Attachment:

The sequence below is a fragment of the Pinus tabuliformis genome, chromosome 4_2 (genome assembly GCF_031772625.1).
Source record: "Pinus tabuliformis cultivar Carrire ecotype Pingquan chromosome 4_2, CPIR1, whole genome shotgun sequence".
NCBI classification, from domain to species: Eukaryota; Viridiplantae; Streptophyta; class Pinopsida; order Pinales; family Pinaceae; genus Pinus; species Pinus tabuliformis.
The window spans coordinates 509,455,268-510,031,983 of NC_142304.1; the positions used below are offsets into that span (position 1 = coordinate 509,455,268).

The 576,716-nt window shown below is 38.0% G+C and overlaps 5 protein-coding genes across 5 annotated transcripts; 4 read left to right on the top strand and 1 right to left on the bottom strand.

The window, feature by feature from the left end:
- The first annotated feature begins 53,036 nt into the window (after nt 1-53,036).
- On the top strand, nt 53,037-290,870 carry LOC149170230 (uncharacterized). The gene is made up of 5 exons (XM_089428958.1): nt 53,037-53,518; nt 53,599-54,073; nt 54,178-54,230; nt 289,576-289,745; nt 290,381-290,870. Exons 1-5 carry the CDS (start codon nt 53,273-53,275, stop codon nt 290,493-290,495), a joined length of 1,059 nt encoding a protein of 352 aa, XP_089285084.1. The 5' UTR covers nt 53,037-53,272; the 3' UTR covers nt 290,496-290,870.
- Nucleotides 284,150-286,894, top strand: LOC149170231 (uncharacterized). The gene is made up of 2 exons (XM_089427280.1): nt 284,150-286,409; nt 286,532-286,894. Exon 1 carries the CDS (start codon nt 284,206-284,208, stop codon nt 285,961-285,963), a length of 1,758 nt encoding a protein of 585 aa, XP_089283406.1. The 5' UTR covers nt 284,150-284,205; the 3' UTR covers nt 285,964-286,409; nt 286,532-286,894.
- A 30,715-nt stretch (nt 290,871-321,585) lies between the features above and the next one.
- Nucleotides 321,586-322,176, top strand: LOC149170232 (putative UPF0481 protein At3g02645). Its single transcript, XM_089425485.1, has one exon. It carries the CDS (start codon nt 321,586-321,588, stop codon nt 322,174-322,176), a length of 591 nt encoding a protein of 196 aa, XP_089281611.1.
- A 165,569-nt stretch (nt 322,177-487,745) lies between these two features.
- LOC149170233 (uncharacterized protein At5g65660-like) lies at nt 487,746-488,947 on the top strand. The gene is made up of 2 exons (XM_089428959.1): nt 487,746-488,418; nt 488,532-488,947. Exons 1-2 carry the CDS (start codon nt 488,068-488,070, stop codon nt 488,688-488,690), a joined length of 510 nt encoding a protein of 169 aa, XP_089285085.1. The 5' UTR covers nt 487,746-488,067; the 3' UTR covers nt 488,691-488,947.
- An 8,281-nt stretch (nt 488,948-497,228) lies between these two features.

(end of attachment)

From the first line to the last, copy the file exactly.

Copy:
The sequence below is a fragment of the Pinus tabuliformis genome, chromosome 4_2 (genome assembly GCF_031772625.1).
Source record: "Pinus tabuliformis cultivar Carrire ecotype Pingquan chromosome 4_2, CPIR1, whole genome shotgun sequence".
NCBI classification, from domain to species: Eukaryota; Viridiplantae; Streptophyta; class Pinopsida; order Pinales; family Pinaceae; genus Pinus; species Pinus tabuliformis.
The window spans coordinates 509,455,268-510,031,983 of NC_142304.1; the positions used below are offsets into that span (position 1 = coordinate 509,455,268).

The 576,716-nt window shown below is 38.0% G+C and overlaps 5 protein-coding genes across 5 annotated transcripts; 4 read left to right on the top strand and 1 right to left on the bottom strand.

The window, feature by feature from the left end:
- The first annotated feature begins 53,036 nt into the window (after nt 1-53,036).
- On the top strand, nt 53,037-290,870 carry LOC149170230 (uncharacterized). The gene is made up of 5 exons (XM_089428958.1): nt 53,037-53,518; nt 53,599-54,073; nt 54,178-54,230; nt 289,576-289,745; nt 290,381-290,870. Exons 1-5 carry the CDS (start codon nt 53,273-53,275, stop codon nt 290,493-290,495), a joined length of 1,059 nt encoding a protein of 352 aa, XP_089285084.1. The 5' UTR covers nt 53,037-53,272; the 3' UTR covers nt 290,496-290,870.
- Nucleotides 284,150-286,894, top strand: LOC149170231 (uncharacterized). The gene is made up of 2 exons (XM_089427280.1): nt 284,150-286,409; nt 286,532-286,894. Exon 1 carries the CDS (start codon nt 284,206-284,208, stop codon nt 285,961-285,963), a length of 1,758 nt encoding a protein of 585 aa, XP_089283406.1. The 5' UTR covers nt 284,150-284,205; the 3' UTR covers nt 285,964-286,409; nt 286,532-286,894.
- A 30,715-nt stretch (nt 290,871-321,585) lies between the features above and the next one.
- Nucleotides 321,586-322,176, top strand: LOC149170232 (putative UPF0481 protein At3g02645). Its single transcript, XM_089425485.1, has one exon. It carries the CDS (start codon nt 321,586-321,588, stop codon nt 322,174-322,176), a length of 591 nt encoding a protein of 196 aa, XP_089281611.1.
- A 165,569-nt stretch (nt 322,177-487,745) lies between these two features.
- LOC149170233 (uncharacterized protein At5g65660-like) lies at nt 487,746-488,947 on the top strand. The gene is made up of 2 exons (XM_089428959.1): nt 487,746-488,418; nt 488,532-488,947. Exons 1-2 carry the CDS (start codon nt 488,068-488,070, stop codon nt 488,688-488,690), a joined length of 510 nt encoding a protein of 169 aa, XP_089285085.1. The 5' UTR covers nt 487,746-488,067; the 3' UTR covers nt 488,691-488,947.
- An 8,281-nt stretch (nt 488,948-497,228) lies between these two features.